While working as a home infusion nurse in New York City for a decade, Melissa Kozak grew impatient with the endless paperwork and long hold times. “We were taking so much time chasing down paperwork instead of taking care of our patients, and patients didn’t have a way to get a hold of their provider without playing phone tag,” says the 37-year-old. “I was passionate about getting them faster care, and that inspired me to figure out a better way.”
In 2016, the Manhattan resident launched Citus Health, a digital-health platform that streamlines communication between post-acute care providers and their patients. That same year, Kozak participated in the NYC Economic Development Corporation’s Digital Health Breakthrough Network, an incubator for early-stage medical startups that provides pilot sites for product testing and feedback. Here, the newly minted CEO talks about how she went from nurse to tech guru.
What drew you to the field of nursing?
I was a philosophy major in college. I also worked part-time for a physician at a family practice. She asked me to take vitals and draw labs, and I realized I absolutely enjoyed that kind of hands-on care. It inspired me to go to nursing school. I attended Pace University.
Surround yourself with really smart people, and listen to their advice. Every single day, ask yourself, Did I do the best job I could do today? If the answer is yes, that’s enough for the day.
How does Citus Health improve the process by which patients receive care?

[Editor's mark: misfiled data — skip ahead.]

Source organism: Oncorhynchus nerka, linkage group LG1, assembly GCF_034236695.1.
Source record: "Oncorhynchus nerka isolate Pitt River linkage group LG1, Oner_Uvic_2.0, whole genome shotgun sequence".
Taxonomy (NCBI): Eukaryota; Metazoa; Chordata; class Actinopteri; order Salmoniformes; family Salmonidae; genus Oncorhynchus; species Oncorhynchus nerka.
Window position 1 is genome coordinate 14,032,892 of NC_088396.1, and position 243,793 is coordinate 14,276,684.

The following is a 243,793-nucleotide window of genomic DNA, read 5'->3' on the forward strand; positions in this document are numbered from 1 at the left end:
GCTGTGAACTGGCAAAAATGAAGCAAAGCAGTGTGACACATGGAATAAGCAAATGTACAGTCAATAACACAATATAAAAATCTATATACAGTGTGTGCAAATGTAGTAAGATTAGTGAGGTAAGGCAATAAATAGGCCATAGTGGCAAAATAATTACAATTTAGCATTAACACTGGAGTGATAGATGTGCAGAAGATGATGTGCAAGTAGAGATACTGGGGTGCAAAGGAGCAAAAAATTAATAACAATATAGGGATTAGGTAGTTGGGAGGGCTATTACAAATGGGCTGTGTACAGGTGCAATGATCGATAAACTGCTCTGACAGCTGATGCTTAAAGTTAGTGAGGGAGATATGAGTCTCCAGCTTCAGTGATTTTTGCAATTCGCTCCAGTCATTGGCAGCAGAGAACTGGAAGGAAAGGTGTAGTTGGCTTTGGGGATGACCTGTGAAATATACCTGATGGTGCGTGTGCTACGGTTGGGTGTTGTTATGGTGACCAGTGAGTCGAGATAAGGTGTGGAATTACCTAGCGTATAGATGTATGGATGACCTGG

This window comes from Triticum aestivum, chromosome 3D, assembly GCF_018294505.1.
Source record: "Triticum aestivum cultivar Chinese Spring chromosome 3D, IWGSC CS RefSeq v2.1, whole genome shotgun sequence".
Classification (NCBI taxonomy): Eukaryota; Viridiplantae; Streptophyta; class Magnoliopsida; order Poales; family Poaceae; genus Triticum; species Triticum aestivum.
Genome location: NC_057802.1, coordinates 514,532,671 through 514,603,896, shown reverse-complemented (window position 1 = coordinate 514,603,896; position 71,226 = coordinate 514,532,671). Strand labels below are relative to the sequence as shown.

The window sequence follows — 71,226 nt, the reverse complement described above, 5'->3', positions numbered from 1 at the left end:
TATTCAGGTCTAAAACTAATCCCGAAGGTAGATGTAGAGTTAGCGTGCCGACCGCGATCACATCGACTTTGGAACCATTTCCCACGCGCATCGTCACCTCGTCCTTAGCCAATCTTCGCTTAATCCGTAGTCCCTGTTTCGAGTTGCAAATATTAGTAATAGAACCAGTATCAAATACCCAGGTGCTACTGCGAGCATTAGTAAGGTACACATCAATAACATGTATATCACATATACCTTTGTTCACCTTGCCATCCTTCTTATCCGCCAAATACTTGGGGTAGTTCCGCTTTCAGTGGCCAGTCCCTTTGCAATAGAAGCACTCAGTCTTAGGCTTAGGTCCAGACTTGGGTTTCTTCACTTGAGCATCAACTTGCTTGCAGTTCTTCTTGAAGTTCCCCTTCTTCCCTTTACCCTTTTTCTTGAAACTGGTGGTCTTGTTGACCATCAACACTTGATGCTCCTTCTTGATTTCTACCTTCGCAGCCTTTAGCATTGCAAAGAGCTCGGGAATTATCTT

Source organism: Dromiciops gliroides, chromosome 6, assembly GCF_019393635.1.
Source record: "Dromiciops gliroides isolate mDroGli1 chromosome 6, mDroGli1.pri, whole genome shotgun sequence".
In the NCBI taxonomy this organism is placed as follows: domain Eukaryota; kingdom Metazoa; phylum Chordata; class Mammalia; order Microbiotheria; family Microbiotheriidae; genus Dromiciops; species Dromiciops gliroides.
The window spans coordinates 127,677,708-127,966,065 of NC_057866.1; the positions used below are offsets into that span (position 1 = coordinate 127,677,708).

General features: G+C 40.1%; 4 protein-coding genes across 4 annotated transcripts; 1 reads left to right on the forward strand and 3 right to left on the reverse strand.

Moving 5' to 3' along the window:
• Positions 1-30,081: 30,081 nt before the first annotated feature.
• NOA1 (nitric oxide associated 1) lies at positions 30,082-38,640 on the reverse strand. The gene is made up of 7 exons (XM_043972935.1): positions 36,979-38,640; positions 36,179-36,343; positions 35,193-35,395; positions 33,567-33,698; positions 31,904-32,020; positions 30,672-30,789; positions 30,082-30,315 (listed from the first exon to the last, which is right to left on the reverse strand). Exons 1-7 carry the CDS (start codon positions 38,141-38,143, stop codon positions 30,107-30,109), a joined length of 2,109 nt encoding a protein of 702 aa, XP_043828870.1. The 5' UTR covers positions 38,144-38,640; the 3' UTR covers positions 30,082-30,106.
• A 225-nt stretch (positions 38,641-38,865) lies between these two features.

In our daily lives, we can order a car on our app or take a picture of a check and deposit it. Post-acute care had no self-service tools. What Citus does is to provide a software program that automates the process of filling out forms electronically, helping patients get answers about their treatment needs. We essentially brought it into the modern world.
How did the Digital Health Breakthrough Network help fine tune your business?
The program designed an IRB (International Review Board)-approved pilot site with real users a combo of staff members who work at a home-infusion company and patients who gave us invaluable feedback. They helped to validate and correct some of the assumptions we were making as an early-stage company.
What are the next steps for Citus Health?
Currently, we have a couple of dozen clients in the field of post-acute care, and we’re hoping to move into markets like hospice care, wound care and general home health care. We’re growing our customer base and our team. The Citus Health solution could be applicable in any situation where a patient receives remote care.
What’s most challenging for you as a startup CEO?
Getting in my own way. I don’t know if this is true just for women or entrepreneurs in general, but there’s a lot of self-doubt that comes into play. Starting your own business is an enormous undertaking and you learn that a large percentage of startups fail. If I could go back I’d say, Melissa, you’re making it. Don’t worry about the self-doubt. I had to see how the market adopted this platform to move beyond the worry and self-doubt and finally focus on growing a great business.
What advice do you have for female entrepreneurs in NYC?
Surround yourself with really smart people, and listen to their advice. Every single day, ask yourself, Did I do the best job I could do today? If the answer is yes, that’s enough for the day. Focus on what the accomplishments meant for that day, one day at a time, and over time, that’s going to build up into a company.